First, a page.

|Dr. Adam trains in kobudo at the Az Hombu Dojo|
It was a challenge keeping everyone in one piece; so the grandmaster spaced the deshi (students) with strict orders for no one to practice by themselves (for fear that someone might accidentally walk into their bo), and for everyone to carry bo in a vertical position held against the right (migi) shoulder. In this way, the karate instructor was able to keep everyone safe from a rogue swing. The classes focused on basic strikes (uchi), blocks (uke), kata, and a few applications (bunkai) on crowded kobudo nights. We all breathed a sigh of relief whenever a class ended and everyone left the dojo without a bo imprint on the side of their heads (atana).
|Dr. Amit demonstrates bo tsuki at|
University of Wyoming
|Nodes (shaku) are clearly seen in bamboo fence|
|A similar weapon to bo is kuwa - the garden hoe. The hoe is|
not as fast as weapon, but it provides an added attraction of
a cutting edge at one end.
Several years ago, at one of the many Juko Kai International clinics on kobujutsu, we trained in samurai bojutsu arts. I was a little nervous, but also very excited when we started training in kumite. We were at Scott Air Force Base near St. Louis and had about 50 yudansha in a hanger. Like most Shorin-Ryu systems, we wore no protective gear - just had to defend ourselves, and it was more like a battlefield. We did not get a chance to pick a uke (partner), it was every karate-ka for himself and herself. So you had to be on the lookout for anyone near you as everyone and everything was fair game. Often we would find ourselves defending against 2, 3, and sometimes 4 and 5 martial artists. Talk about fun. Most people would think this would lead to serious injury, but we were all well trained and loved the martial arts and the only injuries were bruises to fingers because of misplaced blocks.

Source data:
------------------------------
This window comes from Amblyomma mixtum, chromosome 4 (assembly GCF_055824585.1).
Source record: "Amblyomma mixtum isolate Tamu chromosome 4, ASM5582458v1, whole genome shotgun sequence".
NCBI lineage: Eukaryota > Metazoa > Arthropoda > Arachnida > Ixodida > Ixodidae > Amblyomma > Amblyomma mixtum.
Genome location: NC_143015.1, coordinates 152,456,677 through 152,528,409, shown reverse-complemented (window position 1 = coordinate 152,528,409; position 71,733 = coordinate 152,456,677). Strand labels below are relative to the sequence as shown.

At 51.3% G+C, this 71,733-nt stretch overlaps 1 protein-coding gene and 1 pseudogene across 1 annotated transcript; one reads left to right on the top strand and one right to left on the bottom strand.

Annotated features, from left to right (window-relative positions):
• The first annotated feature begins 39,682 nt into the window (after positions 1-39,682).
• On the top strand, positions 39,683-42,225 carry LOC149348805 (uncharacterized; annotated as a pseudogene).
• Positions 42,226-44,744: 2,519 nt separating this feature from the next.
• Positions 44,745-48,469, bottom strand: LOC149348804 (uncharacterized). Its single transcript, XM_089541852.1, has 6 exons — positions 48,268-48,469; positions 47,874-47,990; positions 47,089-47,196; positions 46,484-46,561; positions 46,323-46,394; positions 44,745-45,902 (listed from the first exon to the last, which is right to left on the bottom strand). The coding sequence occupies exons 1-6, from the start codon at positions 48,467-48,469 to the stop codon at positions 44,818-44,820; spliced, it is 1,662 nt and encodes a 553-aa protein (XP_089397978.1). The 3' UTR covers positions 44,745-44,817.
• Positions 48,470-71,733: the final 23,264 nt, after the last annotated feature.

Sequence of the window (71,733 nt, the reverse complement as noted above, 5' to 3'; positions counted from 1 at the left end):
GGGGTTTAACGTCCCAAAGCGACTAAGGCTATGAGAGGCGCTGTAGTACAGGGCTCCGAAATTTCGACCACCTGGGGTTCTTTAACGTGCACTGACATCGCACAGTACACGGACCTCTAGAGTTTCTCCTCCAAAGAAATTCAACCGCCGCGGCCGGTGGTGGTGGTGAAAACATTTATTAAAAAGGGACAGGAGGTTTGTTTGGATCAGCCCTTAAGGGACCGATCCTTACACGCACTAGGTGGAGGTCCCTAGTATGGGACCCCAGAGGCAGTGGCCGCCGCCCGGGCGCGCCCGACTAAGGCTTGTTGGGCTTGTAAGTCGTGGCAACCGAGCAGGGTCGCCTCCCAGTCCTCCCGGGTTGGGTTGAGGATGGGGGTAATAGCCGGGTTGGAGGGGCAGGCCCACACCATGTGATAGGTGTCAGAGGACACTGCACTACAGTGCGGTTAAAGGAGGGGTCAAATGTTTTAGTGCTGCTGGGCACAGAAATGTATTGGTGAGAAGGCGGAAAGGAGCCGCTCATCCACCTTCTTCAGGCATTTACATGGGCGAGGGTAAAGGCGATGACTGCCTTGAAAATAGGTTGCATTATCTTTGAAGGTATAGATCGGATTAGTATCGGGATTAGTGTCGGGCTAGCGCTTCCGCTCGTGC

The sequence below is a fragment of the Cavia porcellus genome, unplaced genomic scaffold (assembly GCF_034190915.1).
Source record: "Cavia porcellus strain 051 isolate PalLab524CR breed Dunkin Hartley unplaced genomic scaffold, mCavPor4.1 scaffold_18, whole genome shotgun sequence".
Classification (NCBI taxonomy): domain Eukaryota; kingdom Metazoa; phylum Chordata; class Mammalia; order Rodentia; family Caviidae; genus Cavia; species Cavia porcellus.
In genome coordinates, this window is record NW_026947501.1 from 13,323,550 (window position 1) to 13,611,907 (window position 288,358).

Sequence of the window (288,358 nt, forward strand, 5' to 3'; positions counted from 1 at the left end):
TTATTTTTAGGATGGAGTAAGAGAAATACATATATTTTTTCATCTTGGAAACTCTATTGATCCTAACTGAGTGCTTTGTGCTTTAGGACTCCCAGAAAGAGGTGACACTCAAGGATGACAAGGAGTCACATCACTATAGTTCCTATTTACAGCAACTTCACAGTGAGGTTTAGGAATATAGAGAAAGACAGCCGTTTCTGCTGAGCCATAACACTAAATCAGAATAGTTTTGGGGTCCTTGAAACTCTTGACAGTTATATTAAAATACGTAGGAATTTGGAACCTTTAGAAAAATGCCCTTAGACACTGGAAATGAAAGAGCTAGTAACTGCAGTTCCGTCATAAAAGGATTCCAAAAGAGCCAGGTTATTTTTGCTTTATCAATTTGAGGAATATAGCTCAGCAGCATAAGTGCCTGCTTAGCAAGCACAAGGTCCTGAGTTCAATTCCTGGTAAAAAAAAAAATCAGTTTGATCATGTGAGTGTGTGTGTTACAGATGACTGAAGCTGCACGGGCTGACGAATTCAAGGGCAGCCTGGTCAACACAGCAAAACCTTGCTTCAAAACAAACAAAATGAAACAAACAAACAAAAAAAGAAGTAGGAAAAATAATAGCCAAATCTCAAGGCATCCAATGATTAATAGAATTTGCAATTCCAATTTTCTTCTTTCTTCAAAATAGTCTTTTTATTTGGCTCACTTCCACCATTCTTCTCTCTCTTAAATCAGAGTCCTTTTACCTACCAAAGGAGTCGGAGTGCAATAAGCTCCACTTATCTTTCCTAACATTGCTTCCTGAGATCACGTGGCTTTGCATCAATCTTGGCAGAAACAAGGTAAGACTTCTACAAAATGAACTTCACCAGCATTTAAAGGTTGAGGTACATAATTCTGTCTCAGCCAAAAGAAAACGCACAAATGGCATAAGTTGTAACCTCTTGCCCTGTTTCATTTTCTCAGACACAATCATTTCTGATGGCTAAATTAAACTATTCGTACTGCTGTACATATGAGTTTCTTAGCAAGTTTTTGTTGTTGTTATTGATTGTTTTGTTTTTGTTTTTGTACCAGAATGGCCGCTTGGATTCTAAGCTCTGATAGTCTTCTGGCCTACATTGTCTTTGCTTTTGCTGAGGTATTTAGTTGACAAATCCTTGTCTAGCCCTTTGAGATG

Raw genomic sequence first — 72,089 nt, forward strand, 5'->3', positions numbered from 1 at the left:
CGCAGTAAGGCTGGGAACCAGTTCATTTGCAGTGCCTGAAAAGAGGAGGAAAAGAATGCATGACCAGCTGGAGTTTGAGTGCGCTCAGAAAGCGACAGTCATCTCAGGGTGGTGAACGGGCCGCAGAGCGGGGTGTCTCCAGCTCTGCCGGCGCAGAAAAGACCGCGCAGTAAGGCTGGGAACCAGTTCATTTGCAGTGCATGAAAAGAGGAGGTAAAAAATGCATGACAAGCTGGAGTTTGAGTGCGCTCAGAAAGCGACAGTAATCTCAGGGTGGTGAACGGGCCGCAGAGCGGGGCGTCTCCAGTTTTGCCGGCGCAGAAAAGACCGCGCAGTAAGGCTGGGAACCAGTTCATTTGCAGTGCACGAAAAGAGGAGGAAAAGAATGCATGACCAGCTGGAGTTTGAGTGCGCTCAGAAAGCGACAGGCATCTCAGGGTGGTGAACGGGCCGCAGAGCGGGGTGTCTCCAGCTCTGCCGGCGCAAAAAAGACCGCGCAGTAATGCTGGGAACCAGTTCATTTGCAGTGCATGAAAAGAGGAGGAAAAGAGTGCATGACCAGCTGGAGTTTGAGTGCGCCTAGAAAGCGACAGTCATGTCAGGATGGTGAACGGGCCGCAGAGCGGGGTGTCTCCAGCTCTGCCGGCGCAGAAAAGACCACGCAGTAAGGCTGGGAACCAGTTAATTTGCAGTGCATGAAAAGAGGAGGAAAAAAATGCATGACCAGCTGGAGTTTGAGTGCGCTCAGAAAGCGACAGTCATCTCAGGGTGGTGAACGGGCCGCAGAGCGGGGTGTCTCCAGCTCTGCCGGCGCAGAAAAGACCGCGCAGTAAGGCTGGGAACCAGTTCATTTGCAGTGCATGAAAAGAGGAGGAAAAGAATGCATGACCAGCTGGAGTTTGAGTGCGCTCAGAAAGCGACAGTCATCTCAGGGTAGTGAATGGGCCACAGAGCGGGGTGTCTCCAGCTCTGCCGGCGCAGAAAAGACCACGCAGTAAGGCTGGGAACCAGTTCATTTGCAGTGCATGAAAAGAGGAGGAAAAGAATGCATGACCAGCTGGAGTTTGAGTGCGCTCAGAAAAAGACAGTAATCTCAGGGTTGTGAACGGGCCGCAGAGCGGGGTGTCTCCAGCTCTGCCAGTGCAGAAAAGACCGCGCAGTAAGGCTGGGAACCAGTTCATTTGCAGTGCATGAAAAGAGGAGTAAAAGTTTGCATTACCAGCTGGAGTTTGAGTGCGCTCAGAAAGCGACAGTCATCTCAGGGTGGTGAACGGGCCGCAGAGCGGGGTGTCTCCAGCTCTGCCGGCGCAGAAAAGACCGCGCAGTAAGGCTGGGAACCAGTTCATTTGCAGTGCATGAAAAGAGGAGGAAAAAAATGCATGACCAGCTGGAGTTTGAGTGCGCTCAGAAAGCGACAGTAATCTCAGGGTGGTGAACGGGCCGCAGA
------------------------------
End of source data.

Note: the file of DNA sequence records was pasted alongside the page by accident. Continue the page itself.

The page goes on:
|Gardening with a smile|
|Soke Hausel from the Arizona Hombu dojo in Mesa, Arizona teaching bo clinic at Corbett Gym at the University of Wyoming in Laramie|